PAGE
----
The Andromeda Galaxy is the nearest major galaxy to our own Milky Way Galaxy. Together, these two galaxies dominate the Local Group of galaxies. The diffuse light from Andromeda is caused by the hundreds of billions of stars that compose it. The several distinct stars that surround Andromeda’s image are actually stars in our Galaxy that are well in front of the background object. Andromeda is frequently referred to as M31 since it is the 31st object on Messier’s list of diffuse sky objects. Continue reading for more.
According to a team of astronomers reporting in 2010, M31 was formed out of the collision of two smaller galaxies between 5 and 9 billion years ago. A paper published in 2012 has outlined M31’s basic history since its birth. According to it, Andromeda was born roughly 10 billion years ago from the merger of many smaller protogalaxies, leading to a galaxy smaller than the one we see today.
At 3.4, the apparent magnitude of Andromeda Galaxy is one of the brightest of any Messier objects, making it visible to the naked eye on moonless nights even when viewed from areas with moderate light pollution. Although it appears more than six times as wide as the full Moon when photographed through a larger telescope, only the brighter central region is visible to the naked eye or when viewed using binoculars or a small telescope.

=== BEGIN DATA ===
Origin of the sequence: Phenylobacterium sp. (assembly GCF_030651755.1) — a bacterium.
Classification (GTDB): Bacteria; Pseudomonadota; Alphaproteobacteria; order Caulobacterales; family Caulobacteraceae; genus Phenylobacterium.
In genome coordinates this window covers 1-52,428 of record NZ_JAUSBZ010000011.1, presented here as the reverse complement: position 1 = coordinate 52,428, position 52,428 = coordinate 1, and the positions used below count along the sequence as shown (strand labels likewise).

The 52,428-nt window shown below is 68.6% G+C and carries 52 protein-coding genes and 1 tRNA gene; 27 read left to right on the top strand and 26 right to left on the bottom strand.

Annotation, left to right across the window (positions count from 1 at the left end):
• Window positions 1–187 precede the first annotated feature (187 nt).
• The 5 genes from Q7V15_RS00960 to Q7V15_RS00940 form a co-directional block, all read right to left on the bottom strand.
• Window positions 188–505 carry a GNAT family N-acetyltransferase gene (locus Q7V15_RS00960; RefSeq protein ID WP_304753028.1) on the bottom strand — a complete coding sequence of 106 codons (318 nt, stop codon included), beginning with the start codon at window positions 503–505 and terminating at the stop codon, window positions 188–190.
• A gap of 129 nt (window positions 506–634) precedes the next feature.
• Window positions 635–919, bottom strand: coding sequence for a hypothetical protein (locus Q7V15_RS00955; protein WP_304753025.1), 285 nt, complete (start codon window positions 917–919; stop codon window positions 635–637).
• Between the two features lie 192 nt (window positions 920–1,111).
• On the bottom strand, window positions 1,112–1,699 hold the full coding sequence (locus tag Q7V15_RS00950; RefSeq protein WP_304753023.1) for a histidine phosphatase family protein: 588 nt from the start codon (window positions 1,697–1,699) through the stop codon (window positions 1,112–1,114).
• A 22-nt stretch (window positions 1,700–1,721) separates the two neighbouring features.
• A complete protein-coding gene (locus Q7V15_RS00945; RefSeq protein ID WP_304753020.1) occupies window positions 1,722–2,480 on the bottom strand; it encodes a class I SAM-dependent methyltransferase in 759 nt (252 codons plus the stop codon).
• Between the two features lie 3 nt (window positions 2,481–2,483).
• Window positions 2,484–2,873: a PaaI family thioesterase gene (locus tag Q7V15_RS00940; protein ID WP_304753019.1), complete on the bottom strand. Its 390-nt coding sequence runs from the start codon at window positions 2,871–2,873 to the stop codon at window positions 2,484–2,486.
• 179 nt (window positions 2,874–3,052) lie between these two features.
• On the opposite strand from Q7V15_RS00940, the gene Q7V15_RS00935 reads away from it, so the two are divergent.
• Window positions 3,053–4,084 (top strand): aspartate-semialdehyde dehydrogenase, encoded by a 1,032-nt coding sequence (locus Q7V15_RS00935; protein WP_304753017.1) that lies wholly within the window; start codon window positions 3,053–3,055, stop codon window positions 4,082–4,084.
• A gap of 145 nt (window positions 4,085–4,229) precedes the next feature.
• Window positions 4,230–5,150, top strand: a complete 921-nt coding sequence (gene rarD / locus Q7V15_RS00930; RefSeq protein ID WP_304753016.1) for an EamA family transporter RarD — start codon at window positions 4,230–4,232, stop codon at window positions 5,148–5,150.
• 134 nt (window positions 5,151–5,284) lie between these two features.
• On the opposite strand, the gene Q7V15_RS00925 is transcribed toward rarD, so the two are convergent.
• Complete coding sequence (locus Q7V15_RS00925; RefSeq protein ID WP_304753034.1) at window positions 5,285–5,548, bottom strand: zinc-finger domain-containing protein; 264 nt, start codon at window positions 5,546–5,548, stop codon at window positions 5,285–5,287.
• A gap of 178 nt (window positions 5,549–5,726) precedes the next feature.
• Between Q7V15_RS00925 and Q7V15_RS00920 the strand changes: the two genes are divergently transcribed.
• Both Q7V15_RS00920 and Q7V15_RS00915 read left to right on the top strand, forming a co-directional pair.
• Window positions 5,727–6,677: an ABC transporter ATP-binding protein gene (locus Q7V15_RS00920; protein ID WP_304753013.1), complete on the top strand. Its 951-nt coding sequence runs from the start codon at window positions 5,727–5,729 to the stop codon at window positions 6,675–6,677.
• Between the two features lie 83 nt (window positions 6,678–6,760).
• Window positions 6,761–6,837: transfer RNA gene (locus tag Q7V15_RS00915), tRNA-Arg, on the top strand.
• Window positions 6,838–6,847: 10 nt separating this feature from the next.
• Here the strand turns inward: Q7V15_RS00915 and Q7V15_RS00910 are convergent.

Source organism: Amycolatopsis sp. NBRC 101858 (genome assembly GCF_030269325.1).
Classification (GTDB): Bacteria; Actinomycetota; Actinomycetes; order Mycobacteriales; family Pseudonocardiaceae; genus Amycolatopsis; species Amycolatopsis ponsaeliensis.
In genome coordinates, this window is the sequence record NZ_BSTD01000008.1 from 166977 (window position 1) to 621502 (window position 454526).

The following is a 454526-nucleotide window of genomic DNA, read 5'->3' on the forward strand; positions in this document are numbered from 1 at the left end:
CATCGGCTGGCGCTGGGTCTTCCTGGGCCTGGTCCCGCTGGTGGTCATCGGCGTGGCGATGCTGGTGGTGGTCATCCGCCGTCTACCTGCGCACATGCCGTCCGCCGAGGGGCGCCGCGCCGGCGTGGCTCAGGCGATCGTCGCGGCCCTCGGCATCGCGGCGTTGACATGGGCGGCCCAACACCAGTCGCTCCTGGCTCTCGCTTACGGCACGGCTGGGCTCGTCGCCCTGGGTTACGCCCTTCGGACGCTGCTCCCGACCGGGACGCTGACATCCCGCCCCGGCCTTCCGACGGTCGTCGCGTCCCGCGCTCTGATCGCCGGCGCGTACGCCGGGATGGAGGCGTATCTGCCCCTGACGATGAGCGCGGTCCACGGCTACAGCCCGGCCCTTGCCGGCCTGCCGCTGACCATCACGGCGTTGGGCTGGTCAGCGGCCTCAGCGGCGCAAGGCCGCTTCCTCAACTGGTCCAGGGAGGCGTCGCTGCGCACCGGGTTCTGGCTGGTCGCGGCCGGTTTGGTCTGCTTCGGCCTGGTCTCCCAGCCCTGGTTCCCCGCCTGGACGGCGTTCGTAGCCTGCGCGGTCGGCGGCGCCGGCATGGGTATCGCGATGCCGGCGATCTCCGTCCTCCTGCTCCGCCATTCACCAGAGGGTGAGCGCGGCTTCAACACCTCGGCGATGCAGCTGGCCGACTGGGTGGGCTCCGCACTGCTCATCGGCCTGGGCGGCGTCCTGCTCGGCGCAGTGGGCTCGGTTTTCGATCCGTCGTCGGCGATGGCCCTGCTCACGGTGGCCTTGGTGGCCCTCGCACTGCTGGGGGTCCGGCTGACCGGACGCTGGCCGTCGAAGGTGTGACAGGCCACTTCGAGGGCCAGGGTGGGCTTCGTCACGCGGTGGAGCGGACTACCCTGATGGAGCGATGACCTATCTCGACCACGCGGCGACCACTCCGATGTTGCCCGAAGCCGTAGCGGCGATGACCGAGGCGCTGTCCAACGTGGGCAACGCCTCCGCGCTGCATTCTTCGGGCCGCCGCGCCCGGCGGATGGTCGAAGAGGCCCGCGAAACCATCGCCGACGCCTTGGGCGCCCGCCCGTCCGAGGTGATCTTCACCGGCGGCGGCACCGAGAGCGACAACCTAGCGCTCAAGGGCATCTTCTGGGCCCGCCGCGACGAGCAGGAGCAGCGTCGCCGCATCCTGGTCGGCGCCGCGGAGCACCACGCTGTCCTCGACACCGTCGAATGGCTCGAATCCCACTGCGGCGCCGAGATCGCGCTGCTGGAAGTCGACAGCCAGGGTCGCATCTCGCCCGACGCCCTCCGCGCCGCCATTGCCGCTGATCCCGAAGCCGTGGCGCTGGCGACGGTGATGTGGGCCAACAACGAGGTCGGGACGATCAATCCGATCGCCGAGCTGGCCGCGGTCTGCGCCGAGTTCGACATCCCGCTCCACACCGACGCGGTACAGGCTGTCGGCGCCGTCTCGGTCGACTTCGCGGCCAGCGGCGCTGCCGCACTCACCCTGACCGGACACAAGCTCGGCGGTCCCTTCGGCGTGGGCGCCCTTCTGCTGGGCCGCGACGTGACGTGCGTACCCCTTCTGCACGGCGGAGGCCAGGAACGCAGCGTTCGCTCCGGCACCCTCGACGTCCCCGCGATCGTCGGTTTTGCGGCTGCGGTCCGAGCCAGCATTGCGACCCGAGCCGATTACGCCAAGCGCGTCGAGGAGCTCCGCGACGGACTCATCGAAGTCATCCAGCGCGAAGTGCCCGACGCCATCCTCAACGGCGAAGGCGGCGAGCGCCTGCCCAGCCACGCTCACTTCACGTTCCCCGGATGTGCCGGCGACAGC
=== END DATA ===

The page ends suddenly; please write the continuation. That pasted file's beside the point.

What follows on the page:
The Andromeda Galaxy is estimated to be 7.1×1011 solar masses. In comparison a 2009 study estimated that the Milky Way and M31 are about equal in mass, while a 2006 study put the mass of the Milky Way at ~80% of the mass of the Andromeda Galaxy.
Astronomers are continuing to calculate the distance to Andromeda, and in 2003, they calculated that Andromeda is 2.57 million light-years away. However, one year later, in 2004, astronomers recalculated Hubble’s Cepheid variable data, and determined that Andromeda was 2.51 million light-years. So, the agreed distance of 2.54 million light-years is an average of the distances measured so far.
1. Milky Way Collision
The Andromeda Galaxy is approaching the Milky Way at about 110 kilometres per second (68 mi/s). We measure it approaching relative to our sun at around 300 kilometres per second as the sun orbits around the center of our galaxy at a speed of approximately 225 kilometres per second. This makes Andromeda one of the few blueshifted galaxies that we observe. Andromeda’s tangential or side-ways velocity with respect to the Milky Way is relatively much smaller than the approaching velocity and therefore we expect it to directly collide with the Milky Way in about 4 billion years. A likely outcome of the collision is that the galaxies will merge to form a giant elliptical galaxy.